South Korea, China and Japan are in final talks to accept a United Nations aviation agency's proposal for an agreement critical for the safety of flights near Korea's southern resort island of Jeju, the transport ministry said Thursday.
South Korean and Japanese air traffic controllers have been directing north-south flights and east-west flights, respectively, in the "Akara corridor," which is part of South Korean airspace.
Japan has shepherded flights between Shanghai and Japan on behalf of China, according to the Ministry of Land, Infrastructure and Transport.
The International Civil Aviation Organization has recently suggested South Korea take over Japan's role and guide flights in and out of Shanghai on behalf of China, a ministry official said over the phone.
"The three parties are in discussions over the proposal and are expected to come up with a decision soon or later," he said.
The proposal was accepted by the three states. The trilateral agreement is expected to be formalized in January or February and would take effect in April, ICAO Council President Olumuyiwa Benard Aliu said in an interview with Reuters.
The ministry declined to comment on the report.
The three nations also discussed the need to increase the number of routes between China and Japan and to generate an airway between Korea and China, the ministry said.
The three nations made the current air traffic control arrangements in 1983 when airplanes made only dozens of flights a day in the Akara corridor.
As the number of flights in the Asia-Pacific region has risen sharply on higher travel demand and next summer's Tokyo Olympics draw near, the ICAO has urged them to streamline traffic control in the corridor.
Seoul had called on Japan to actively join multilateral talks to enhance the safety of flights in the air corridor that stretches over three offshore points -- Akara in China, South Korea's flight information region near Jeju Island and Japan's Fukue Island.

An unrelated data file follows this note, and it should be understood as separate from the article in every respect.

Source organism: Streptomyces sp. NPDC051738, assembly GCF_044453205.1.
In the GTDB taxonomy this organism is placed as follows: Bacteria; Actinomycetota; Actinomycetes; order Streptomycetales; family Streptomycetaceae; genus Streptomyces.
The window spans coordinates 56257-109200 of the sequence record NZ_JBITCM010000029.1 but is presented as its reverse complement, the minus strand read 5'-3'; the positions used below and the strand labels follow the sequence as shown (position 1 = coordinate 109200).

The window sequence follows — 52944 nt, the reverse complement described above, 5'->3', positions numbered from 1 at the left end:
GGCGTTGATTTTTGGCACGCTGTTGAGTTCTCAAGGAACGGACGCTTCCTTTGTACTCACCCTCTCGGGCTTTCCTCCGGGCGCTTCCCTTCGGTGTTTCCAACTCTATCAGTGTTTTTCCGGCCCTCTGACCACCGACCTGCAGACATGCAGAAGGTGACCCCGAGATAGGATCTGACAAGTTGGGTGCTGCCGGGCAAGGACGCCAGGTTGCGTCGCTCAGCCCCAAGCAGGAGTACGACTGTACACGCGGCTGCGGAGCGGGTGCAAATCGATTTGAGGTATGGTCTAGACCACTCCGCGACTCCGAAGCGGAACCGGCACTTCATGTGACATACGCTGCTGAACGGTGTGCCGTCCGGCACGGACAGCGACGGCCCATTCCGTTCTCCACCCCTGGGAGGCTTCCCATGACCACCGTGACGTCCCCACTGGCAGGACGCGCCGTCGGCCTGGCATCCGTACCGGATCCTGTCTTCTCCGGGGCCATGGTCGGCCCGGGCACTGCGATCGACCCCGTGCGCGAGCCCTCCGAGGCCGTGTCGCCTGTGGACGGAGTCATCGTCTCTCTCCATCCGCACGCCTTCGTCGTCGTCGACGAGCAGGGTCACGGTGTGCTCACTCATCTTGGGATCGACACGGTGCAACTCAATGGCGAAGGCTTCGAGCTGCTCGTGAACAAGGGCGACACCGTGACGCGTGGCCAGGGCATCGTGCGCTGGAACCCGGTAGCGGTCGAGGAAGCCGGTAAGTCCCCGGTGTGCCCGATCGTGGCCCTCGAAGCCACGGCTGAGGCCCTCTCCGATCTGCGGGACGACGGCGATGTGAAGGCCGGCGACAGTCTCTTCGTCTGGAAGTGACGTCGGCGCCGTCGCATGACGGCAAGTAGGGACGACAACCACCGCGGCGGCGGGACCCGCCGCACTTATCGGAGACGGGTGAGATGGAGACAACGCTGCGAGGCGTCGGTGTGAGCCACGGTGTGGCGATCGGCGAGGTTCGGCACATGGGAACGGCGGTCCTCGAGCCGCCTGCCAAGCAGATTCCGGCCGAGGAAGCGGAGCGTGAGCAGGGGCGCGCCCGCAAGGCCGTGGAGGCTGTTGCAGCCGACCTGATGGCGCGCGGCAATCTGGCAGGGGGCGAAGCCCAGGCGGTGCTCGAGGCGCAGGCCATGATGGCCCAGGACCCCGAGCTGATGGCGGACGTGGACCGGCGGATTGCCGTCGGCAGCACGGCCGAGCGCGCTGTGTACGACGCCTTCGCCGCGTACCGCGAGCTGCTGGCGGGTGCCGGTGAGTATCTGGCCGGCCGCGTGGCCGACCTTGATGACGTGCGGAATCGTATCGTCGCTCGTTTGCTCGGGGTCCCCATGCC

In the corridor, which is 519 kilometers long and 93 km wide, airlines use eight altitudes to avoid collisions.
South Korean and Japanese air traffic controllers operate on different radio frequencies, raising the risk of potential collision due to difficulties in communications with pilots, as well as turbulence and bad weather.
The potential deal comes amid a trade row between South Korea and Japan over the latter's export curbs targeting its neighbor.
Since July this year, the two Asian neighbors have been involved in an unprecedented trade tussle as Japan abruptly imposed tough regulations on the export of key industrial materials to South Korea, citing Seoul's lax control system of strategic goods that can be diverted for military uses.
But the Seoul government regards Japan's export regulations as a retaliation against a Seoul court's rulings on compensation for wartime forced labor.
Seoul announced its decision to end a military information-sharing pact with Japan in August, but just hours before the termination of the deal, South Korea's National Security Council decided to "conditionally" suspend the termination of the pact. (Yonhap)